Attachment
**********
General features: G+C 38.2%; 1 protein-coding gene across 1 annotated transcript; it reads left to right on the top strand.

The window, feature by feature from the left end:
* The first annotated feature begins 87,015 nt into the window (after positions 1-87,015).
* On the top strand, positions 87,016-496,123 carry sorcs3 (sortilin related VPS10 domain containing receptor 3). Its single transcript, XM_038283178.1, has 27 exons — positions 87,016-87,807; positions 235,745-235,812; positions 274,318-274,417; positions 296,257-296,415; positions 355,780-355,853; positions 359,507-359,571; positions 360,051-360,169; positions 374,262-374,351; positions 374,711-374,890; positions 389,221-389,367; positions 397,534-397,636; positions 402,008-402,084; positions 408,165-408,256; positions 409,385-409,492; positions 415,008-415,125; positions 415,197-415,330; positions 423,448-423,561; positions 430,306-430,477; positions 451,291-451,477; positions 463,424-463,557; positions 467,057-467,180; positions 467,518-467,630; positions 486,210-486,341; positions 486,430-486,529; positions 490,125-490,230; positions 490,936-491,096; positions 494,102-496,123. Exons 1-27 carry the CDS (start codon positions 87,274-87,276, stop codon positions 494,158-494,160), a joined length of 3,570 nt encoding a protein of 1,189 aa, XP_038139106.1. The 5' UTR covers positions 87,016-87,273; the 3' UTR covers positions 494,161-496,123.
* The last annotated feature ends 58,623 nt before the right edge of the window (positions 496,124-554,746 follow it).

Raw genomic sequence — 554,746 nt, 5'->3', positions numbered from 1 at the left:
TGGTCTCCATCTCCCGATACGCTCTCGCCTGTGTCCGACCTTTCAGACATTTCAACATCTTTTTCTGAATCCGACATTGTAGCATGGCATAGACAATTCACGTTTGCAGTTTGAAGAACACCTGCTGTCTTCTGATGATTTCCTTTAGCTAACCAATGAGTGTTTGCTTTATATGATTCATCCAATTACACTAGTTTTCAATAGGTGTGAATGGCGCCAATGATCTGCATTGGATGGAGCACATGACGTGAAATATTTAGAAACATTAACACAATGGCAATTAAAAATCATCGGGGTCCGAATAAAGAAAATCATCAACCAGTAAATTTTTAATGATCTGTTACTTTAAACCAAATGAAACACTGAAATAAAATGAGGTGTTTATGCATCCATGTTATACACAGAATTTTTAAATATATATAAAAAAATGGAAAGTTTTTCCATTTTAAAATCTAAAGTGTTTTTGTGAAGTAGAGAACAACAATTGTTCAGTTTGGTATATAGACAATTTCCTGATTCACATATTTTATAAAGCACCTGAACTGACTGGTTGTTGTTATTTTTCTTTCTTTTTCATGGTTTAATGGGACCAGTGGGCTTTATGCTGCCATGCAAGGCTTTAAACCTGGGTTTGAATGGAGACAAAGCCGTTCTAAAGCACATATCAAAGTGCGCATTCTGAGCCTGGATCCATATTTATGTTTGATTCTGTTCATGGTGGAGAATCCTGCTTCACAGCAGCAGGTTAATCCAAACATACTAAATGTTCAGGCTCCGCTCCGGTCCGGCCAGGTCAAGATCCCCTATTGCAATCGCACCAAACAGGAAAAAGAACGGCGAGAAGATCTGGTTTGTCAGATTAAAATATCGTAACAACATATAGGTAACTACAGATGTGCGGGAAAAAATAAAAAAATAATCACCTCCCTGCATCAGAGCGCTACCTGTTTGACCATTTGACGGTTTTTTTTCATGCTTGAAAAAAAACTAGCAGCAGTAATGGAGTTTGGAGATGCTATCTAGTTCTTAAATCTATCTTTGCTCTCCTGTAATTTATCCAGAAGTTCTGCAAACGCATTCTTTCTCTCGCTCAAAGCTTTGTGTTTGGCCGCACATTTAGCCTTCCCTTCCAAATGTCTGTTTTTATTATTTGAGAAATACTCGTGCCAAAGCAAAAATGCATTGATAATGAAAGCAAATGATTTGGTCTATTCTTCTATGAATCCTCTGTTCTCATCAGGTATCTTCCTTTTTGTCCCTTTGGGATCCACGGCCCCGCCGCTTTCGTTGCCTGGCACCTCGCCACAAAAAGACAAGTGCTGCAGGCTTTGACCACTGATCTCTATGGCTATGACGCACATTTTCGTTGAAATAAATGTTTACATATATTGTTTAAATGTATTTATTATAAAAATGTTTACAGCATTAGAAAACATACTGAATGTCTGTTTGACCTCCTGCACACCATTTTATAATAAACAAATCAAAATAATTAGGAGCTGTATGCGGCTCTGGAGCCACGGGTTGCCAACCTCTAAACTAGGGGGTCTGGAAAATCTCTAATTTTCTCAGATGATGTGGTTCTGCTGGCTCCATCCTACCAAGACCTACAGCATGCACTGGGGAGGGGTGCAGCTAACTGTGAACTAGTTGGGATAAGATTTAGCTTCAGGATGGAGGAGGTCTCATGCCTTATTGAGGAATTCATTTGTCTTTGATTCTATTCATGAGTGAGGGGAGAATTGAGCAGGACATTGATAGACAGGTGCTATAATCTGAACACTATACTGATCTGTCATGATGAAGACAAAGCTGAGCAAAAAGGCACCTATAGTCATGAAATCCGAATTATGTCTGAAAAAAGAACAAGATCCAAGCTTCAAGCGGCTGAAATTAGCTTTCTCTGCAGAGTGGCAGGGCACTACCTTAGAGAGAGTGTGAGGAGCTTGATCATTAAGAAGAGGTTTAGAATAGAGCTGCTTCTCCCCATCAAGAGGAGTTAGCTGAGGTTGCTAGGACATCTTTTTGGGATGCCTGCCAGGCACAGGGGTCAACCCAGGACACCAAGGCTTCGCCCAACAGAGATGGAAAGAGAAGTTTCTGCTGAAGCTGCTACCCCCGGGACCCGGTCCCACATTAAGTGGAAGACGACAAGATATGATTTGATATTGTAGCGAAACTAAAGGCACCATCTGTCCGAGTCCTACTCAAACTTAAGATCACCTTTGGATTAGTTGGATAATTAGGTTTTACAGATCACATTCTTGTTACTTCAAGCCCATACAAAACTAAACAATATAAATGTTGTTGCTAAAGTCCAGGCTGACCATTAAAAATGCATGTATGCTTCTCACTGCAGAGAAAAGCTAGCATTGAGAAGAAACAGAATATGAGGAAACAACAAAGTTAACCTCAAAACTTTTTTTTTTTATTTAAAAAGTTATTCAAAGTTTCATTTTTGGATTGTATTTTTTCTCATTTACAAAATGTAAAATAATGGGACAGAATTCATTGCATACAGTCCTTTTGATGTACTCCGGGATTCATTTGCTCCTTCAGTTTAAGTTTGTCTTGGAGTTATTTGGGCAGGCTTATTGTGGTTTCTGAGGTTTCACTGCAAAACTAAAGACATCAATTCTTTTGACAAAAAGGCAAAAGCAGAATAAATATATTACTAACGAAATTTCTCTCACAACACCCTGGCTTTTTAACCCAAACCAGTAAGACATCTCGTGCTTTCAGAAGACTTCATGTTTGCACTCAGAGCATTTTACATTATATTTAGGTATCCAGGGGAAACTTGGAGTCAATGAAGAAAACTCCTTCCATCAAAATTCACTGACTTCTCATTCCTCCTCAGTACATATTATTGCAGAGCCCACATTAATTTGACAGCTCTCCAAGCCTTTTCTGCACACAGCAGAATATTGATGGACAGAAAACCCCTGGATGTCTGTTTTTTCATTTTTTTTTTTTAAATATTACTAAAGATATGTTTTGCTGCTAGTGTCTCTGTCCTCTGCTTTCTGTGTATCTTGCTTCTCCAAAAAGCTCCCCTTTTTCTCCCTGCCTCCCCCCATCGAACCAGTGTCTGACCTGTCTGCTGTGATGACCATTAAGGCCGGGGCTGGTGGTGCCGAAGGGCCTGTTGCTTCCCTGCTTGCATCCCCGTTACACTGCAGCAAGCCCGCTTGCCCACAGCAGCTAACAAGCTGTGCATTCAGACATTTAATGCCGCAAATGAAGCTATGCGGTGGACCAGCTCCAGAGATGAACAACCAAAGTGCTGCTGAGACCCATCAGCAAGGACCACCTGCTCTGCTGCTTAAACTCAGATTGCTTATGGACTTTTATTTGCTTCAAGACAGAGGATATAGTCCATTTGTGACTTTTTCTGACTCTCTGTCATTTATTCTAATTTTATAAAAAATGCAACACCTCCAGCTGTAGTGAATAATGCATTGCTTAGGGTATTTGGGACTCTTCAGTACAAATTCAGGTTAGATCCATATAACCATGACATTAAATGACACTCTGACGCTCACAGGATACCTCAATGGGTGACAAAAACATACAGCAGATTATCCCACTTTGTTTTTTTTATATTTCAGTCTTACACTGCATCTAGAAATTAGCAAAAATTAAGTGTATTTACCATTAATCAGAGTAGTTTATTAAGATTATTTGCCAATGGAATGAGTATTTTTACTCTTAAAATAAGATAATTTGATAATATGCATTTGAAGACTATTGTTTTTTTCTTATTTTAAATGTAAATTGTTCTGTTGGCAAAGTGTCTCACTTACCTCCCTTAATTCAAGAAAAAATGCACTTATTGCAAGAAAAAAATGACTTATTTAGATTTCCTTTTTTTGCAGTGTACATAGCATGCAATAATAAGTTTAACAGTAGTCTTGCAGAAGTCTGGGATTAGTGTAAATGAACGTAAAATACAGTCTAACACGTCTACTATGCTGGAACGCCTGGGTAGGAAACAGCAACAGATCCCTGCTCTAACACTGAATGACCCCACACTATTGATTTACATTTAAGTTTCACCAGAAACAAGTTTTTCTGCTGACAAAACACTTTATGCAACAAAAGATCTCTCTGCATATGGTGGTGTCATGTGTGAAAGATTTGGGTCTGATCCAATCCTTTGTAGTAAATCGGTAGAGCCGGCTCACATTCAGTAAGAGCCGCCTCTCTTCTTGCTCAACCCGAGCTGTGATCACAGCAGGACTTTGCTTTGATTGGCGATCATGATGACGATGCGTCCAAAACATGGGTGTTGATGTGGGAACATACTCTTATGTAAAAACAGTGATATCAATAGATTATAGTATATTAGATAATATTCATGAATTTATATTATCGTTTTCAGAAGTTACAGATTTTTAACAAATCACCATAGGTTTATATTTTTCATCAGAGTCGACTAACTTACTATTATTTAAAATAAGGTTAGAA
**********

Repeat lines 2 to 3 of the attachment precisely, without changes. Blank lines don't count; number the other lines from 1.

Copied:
The window, feature by feature from the left end:
* The first annotated feature begins 87,015 nt into the window (after positions 1-87,015).